Jules et Jim was Francois Truffaut’s third film and is widely considered a classic of the French New Wave school – often riding high in countdowns of the greatest films of world cinema. As is often the way though reputation precedes a film to the point it becomes a sacred cow – and to my mind Jules et Jim, despite its innovation and narrative sweep, is a far less satisfying watch than Truffaut’s earlier Shoot the Pianist.
My main sticking point with the film is the ever present, but unseen, narrative voice-over, which imprisons the action and often doesn’t quite allow the action to speak for itself. Moments are repeatedly explained without being given space to breathe. Often quiet, significant, dramatic silences which could grow in the mind unexplained are underlined by a narrative, which is often unnecessarily. This coupled with a curiously self-conscious and slightly stagy acting style automatically dates the film.
While Shoot the Pianist is also adapted from a novel the unseen narrator in Jules et Jimnever quite allows you to forget the source material, which unfortunately, to my mind at least, is to its detriment. The film begins in 1912 and runs until the rise of the Nazis, with facial hair and the donning of spectacles being the only physical indication of the characters aging.
The film does have much to recommend it however, most particularly Jeanne Moreau’s performance as the character of Catherine. The title could well have been Jules et Jim et Catherine as, at its simplest, it deals with two best friends both falling for the same woman and how this doesn’t break up their friendship. The friendship is deemed too important, the three of them navigating their lives together. Unusually for the time Catherine is no weak cypher of a character, in fact she is the most rounded character in the film – no perfect, idealised woman, but a strong, angry, petulant, kind, sad, caring, sexually adventurous mess of contradictions.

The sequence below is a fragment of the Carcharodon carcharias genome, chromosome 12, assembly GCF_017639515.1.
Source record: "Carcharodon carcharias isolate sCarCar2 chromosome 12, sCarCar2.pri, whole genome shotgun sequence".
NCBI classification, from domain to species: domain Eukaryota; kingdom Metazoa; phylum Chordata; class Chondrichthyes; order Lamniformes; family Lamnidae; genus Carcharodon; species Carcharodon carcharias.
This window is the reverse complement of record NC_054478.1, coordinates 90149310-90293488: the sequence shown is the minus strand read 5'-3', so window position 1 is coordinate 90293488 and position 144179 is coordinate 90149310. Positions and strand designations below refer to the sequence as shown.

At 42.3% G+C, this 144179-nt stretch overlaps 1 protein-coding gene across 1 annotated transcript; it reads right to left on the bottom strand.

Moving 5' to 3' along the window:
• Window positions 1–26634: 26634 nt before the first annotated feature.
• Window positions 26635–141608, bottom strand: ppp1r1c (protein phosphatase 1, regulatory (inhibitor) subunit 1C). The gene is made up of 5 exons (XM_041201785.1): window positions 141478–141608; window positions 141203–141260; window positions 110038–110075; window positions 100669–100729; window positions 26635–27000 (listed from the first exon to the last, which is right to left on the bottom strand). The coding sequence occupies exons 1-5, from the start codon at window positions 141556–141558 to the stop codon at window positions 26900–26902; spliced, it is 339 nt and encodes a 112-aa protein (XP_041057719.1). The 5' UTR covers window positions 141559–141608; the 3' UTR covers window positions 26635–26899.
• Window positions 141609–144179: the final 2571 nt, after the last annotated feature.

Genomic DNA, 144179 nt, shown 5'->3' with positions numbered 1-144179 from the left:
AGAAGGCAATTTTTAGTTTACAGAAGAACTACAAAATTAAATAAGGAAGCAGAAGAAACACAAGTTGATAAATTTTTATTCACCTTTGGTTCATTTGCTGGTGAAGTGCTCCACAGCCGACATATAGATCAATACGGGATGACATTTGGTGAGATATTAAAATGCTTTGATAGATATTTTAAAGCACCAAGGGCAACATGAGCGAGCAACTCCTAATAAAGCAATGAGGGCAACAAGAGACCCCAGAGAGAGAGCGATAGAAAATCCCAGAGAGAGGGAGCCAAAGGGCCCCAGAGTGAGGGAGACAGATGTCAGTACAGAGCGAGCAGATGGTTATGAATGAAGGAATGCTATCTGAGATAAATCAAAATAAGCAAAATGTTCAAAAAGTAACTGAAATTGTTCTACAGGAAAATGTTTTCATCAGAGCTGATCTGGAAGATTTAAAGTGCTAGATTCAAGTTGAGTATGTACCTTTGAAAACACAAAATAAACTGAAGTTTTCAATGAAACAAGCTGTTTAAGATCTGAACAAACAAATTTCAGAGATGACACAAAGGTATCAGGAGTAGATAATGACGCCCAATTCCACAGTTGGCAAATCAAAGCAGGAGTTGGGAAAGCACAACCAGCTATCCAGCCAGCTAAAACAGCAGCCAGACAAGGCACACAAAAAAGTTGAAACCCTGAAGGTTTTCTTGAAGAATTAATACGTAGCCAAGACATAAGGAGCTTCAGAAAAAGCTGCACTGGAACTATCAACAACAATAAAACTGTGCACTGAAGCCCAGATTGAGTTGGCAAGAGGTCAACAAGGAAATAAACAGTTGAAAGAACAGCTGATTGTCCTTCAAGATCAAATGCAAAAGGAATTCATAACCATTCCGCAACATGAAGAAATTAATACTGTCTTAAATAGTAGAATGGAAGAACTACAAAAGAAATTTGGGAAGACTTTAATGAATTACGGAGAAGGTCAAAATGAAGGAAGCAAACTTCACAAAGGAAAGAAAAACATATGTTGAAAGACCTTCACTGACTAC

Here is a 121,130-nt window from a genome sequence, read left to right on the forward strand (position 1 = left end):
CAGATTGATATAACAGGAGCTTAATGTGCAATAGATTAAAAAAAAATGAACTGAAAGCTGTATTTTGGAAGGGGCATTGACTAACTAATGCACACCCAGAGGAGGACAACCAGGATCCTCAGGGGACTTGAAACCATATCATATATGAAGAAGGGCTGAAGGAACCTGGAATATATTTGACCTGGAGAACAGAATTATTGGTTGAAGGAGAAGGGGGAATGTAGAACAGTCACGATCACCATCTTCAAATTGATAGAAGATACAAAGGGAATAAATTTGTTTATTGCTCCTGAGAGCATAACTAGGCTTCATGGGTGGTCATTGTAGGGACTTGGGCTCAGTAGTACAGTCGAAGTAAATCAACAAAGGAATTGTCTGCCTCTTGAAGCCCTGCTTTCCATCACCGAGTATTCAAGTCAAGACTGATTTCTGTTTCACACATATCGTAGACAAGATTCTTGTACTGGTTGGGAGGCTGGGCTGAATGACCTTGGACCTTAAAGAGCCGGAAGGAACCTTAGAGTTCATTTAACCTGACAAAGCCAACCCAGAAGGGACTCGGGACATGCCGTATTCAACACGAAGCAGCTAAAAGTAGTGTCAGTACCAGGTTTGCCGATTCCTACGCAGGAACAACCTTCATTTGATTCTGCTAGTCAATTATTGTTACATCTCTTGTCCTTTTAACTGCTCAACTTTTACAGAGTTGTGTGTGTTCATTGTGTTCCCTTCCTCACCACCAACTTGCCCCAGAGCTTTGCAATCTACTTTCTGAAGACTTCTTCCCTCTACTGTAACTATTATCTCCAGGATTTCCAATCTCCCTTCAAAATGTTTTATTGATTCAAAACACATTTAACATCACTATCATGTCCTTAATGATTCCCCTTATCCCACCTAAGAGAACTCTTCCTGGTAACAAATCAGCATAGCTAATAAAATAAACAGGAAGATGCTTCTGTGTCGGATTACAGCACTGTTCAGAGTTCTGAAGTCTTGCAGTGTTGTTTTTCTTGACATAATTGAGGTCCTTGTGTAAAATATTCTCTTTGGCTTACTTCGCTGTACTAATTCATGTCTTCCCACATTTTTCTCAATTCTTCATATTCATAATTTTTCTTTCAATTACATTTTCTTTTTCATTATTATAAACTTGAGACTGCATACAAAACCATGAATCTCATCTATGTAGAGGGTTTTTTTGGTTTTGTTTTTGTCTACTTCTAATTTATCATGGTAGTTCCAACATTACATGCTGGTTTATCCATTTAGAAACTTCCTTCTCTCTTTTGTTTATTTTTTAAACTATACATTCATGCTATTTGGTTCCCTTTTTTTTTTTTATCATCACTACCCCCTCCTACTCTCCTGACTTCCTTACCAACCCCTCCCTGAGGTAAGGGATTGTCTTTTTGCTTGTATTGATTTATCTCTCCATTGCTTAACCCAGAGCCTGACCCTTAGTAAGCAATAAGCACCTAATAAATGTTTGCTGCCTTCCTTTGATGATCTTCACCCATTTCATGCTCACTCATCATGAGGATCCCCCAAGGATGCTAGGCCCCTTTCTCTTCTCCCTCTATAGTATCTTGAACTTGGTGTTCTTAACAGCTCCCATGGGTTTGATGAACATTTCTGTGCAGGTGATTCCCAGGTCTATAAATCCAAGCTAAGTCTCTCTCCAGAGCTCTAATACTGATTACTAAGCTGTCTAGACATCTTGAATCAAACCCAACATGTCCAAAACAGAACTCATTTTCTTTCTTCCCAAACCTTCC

The story follows how the two writer friends, one Austrian (Jules played by Oskar Werner) and one French (Jim played by Henri Serre), become three when they meet Catherine. She resembles a Greek statue they both particularly admire and it is this simple introduction which brings them together. Their respective nationalities separates the two friends during the First World War and years later they become reunited – always remaining close despite everything they throw at life and life throws at them.
Truffaut uses many of the techniques in the New Wave arsenal – voice-over I’ve already mentioned, but there’s also freeze frame, crop zoom, and the wide use of Newsreel footage to set the scene. Being a period piece but using hand held camera still appears surprisingly fresh.
But because everything is kept at such arms length throughout the telling of the story makes emotional investment in the characters tricky. It’s a very sad tale. As an acknowledged classic it’s definitely worth a watch, but how satisfying you find it will rely entirely on how much you buy into the relationships from the word go.
Previously posted on cinetalk.co.uk